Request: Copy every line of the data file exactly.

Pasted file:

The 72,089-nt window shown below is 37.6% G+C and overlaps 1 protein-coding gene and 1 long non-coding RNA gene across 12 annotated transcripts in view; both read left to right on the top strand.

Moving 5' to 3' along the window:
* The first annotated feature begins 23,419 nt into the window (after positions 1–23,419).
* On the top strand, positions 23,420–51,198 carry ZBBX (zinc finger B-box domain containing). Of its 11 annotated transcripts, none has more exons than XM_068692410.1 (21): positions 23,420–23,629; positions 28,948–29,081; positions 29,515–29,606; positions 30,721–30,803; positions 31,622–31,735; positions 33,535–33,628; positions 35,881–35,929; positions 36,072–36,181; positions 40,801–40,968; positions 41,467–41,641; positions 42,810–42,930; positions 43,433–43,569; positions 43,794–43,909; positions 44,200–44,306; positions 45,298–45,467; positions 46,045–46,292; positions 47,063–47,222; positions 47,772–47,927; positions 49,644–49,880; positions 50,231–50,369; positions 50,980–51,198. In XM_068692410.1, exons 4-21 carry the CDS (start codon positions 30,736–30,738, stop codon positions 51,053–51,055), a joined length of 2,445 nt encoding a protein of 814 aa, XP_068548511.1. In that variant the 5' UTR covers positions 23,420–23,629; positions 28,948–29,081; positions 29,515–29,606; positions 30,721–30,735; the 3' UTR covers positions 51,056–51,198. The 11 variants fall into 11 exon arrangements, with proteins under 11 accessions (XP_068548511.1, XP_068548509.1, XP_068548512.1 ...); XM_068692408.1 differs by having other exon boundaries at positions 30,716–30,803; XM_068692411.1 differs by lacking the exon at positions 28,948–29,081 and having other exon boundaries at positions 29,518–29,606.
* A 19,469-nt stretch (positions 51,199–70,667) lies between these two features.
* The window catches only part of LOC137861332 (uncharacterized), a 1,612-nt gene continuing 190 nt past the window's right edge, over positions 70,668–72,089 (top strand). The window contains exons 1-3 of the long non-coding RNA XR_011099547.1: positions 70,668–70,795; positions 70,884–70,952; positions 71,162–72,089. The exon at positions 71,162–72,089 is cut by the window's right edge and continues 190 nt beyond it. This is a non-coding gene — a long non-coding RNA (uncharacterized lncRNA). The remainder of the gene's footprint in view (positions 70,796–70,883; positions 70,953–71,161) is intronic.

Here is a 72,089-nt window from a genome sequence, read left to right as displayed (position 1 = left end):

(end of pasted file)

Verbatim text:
The 72,089-nt window shown below is 37.6% G+C and overlaps 1 protein-coding gene and 1 long non-coding RNA gene across 12 annotated transcripts in view; both read left to right on the top strand.

Moving 5' to 3' along the window:
* The first annotated feature begins 23,419 nt into the window (after positions 1–23,419).
* On the top strand, positions 23,420–51,198 carry ZBBX (zinc finger B-box domain containing). Of its 11 annotated transcripts, none has more exons than XM_068692410.1 (21): positions 23,420–23,629; positions 28,948–29,081; positions 29,515–29,606; positions 30,721–30,803; positions 31,622–31,735; positions 33,535–33,628; positions 35,881–35,929; positions 36,072–36,181; positions 40,801–40,968; positions 41,467–41,641; positions 42,810–42,930; positions 43,433–43,569; positions 43,794–43,909; positions 44,200–44,306; positions 45,298–45,467; positions 46,045–46,292; positions 47,063–47,222; positions 47,772–47,927; positions 49,644–49,880; positions 50,231–50,369; positions 50,980–51,198. In XM_068692410.1, exons 4-21 carry the CDS (start codon positions 30,736–30,738, stop codon positions 51,053–51,055), a joined length of 2,445 nt encoding a protein of 814 aa, XP_068548511.1. In that variant the 5' UTR covers positions 23,420–23,629; positions 28,948–29,081; positions 29,515–29,606; positions 30,721–30,735; the 3' UTR covers positions 51,056–51,198. The 11 variants fall into 11 exon arrangements, with proteins under 11 accessions (XP_068548511.1, XP_068548509.1, XP_068548512.1 ...); XM_068692408.1 differs by having other exon boundaries at positions 30,716–30,803; XM_068692411.1 differs by lacking the exon at positions 28,948–29,081 and having other exon boundaries at positions 29,518–29,606.
* A 19,469-nt stretch (positions 51,199–70,667) lies between these two features.
* The window catches only part of LOC137861332 (uncharacterized), a 1,612-nt gene continuing 190 nt past the window's right edge, over positions 70,668–72,089 (top strand). The window contains exons 1-3 of the long non-coding RNA XR_011099547.1: positions 70,668–70,795; positions 70,884–70,952; positions 71,162–72,089. The exon at positions 71,162–72,089 is cut by the window's right edge and continues 190 nt beyond it. This is a non-coding gene — a long non-coding RNA (uncharacterized lncRNA). The remainder of the gene's footprint in view (positions 70,796–70,883; positions 70,953–71,161) is intronic.

Here is a 72,089-nt window from a genome sequence, read left to right as displayed (position 1 = left end):